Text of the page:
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Directional derivative of function
df = fndir(f,y)
df = fndir(f,y) is the ppform of the directional derivative, of the function f in f, in the direction of the (column-)vector y. This means that df describes the function $${D}_{y}f(x):={\mathrm{lim}}_{t\to 0}(f(x+ty)-f(x))/t$$.
If y is a matrix, with n columns, and f is d-valued, then the function in df is prod(d)*n-valued. Its value at x, reshaped to be of size [d,n], has in its jth "column" the directional derivative of f at x in the direction of the jth column of y. If you prefer df to reflect explicitly the actual size of f, use instead
df = fnchg( fndir(f,y), 'dim',[fnbrk(f,'dim'),size(y,2)] );
Since fndir relies on the ppform of the function in f, it does not work for rational functions nor for functions in stform.
For example, if f describes an m-variate d-vector-valued function and x is some point in its domain, then, e.g., with this particular ppform f that describes a scalar-valued bilinear polynomial,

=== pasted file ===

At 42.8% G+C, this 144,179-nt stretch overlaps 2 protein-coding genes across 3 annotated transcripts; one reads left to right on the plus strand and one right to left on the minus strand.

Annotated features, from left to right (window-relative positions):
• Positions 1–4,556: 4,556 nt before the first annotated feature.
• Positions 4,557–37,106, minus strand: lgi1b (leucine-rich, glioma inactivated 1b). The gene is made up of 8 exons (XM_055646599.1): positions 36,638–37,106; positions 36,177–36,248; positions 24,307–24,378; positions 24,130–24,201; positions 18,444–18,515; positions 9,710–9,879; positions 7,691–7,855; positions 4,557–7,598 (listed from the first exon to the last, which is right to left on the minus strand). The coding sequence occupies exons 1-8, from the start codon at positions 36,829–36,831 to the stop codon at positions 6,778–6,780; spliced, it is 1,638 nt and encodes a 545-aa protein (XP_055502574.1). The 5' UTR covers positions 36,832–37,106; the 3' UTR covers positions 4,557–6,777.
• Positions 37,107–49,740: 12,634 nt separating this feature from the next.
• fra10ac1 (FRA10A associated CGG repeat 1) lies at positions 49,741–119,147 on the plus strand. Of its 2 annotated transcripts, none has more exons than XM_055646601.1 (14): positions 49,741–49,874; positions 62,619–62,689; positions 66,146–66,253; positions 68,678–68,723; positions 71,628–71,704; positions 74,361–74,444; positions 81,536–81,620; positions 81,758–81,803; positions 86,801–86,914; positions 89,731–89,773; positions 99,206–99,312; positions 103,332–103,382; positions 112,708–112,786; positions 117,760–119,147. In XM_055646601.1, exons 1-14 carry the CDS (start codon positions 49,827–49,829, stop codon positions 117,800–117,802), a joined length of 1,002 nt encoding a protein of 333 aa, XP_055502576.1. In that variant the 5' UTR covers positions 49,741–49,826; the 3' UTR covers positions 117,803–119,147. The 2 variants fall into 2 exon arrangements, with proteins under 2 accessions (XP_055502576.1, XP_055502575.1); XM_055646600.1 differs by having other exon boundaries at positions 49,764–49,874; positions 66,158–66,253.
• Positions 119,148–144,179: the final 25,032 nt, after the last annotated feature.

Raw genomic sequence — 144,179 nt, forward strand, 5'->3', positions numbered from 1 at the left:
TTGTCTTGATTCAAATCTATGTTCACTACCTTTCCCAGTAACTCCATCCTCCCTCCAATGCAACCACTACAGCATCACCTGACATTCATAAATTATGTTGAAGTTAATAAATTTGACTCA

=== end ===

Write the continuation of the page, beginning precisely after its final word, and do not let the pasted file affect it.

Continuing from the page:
f = ppmak({0:1,0:1},[1 0;0 1]); x = [0;0]; [d,m] = fnbrk(f,'dim','var'); jacobian = reshape(fnval(fndir(f,eye(m)),x),d,m)
is the Jacobian of that function at that point (which, for this particular scalar-valued function, is its gradient, and it is zero at the origin).
As a related example, the next statements plot the gradients of (a good approximation to) the Franke function at a regular mesh:
xx = linspace(-.1,1.1,13); yy = linspace(0,1,11); [x,y] = ndgrid(xx,yy); z = franke(x,y); pp2dir = fndir(csapi({xx,yy},z),eye(2)); grads = reshape(fnval(pp2dir,[x(:) y(:)].'),... [2,length(xx),length(yy)]); quiver(x,y,squeeze(grads(1,:,:)),squeeze(grads(2,:,:)))
Here is the resulting plot.